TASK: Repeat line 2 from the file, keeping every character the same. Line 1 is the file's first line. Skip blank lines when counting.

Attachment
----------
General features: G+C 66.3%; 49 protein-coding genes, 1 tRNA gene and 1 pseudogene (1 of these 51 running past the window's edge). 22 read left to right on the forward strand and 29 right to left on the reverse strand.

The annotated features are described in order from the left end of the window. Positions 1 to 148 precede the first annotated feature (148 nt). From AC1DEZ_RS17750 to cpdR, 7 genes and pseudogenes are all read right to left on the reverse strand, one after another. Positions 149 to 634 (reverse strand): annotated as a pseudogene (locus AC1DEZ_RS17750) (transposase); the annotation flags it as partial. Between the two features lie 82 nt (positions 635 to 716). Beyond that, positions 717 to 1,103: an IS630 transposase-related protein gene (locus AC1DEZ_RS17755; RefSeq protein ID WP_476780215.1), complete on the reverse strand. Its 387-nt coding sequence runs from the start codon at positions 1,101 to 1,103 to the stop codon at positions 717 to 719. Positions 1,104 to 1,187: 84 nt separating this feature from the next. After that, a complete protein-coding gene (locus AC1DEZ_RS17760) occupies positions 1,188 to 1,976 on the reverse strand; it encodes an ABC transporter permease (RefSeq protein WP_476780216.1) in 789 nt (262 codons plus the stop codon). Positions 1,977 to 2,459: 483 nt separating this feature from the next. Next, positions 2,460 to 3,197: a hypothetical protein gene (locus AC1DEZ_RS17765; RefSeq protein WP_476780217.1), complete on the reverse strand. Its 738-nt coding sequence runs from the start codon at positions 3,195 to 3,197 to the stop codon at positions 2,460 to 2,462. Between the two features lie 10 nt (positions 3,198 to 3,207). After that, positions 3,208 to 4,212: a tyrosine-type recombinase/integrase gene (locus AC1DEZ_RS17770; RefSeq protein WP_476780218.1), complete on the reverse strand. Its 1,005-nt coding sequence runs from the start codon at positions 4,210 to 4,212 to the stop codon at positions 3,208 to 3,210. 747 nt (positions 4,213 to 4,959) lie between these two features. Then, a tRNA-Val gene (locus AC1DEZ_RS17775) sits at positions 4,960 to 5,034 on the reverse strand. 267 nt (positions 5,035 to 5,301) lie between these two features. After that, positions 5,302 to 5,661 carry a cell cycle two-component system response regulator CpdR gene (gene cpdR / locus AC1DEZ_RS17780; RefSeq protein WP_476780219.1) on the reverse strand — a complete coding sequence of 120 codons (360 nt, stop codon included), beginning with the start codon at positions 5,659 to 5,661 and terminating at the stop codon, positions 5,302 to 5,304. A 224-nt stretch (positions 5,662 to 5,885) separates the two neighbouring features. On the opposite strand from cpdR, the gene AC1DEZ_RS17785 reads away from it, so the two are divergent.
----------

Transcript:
The annotated features are described in order from the left end of the window. Positions 1 to 148 precede the first annotated feature (148 nt). From AC1DEZ_RS17750 to cpdR, 7 genes and pseudogenes are all read right to left on the reverse strand, one after another. Positions 149 to 634 (reverse strand): annotated as a pseudogene (locus AC1DEZ_RS17750) (transposase); the annotation flags it as partial. Between the two features lie 82 nt (positions 635 to 716). Beyond that, positions 717 to 1,103: an IS630 transposase-related protein gene (locus AC1DEZ_RS17755; RefSeq protein ID WP_476780215.1), complete on the reverse strand. Its 387-nt coding sequence runs from the start codon at positions 1,101 to 1,103 to the stop codon at positions 717 to 719. Positions 1,104 to 1,187: 84 nt separating this feature from the next. After that, a complete protein-coding gene (locus AC1DEZ_RS17760) occupies positions 1,188 to 1,976 on the reverse strand; it encodes an ABC transporter permease (RefSeq protein WP_476780216.1) in 789 nt (262 codons plus the stop codon). Positions 1,977 to 2,459: 483 nt separating this feature from the next. Next, positions 2,460 to 3,197: a hypothetical protein gene (locus AC1DEZ_RS17765; RefSeq protein WP_476780217.1), complete on the reverse strand. Its 738-nt coding sequence runs from the start codon at positions 3,195 to 3,197 to the stop codon at positions 2,460 to 2,462. Between the two features lie 10 nt (positions 3,198 to 3,207). After that, positions 3,208 to 4,212: a tyrosine-type recombinase/integrase gene (locus AC1DEZ_RS17770; RefSeq protein WP_476780218.1), complete on the reverse strand. Its 1,005-nt coding sequence runs from the start codon at positions 4,210 to 4,212 to the stop codon at positions 3,208 to 3,210. 747 nt (positions 4,213 to 4,959) lie between these two features. Then, a tRNA-Val gene (locus AC1DEZ_RS17775) sits at positions 4,960 to 5,034 on the reverse strand. 267 nt (positions 5,035 to 5,301) lie between these two features. After that, positions 5,302 to 5,661 carry a cell cycle two-component system response regulator CpdR gene (gene cpdR / locus AC1DEZ_RS17780; RefSeq protein WP_476780219.1) on the reverse strand — a complete coding sequence of 120 codons (360 nt, stop codon included), beginning with the start codon at positions 5,659 to 5,661 and terminating at the stop codon, positions 5,302 to 5,304. A 224-nt stretch (positions 5,662 to 5,885) separates the two neighbouring features. On the opposite strand from cpdR, the gene AC1DEZ_RS17785 reads away from it, so the two are divergent.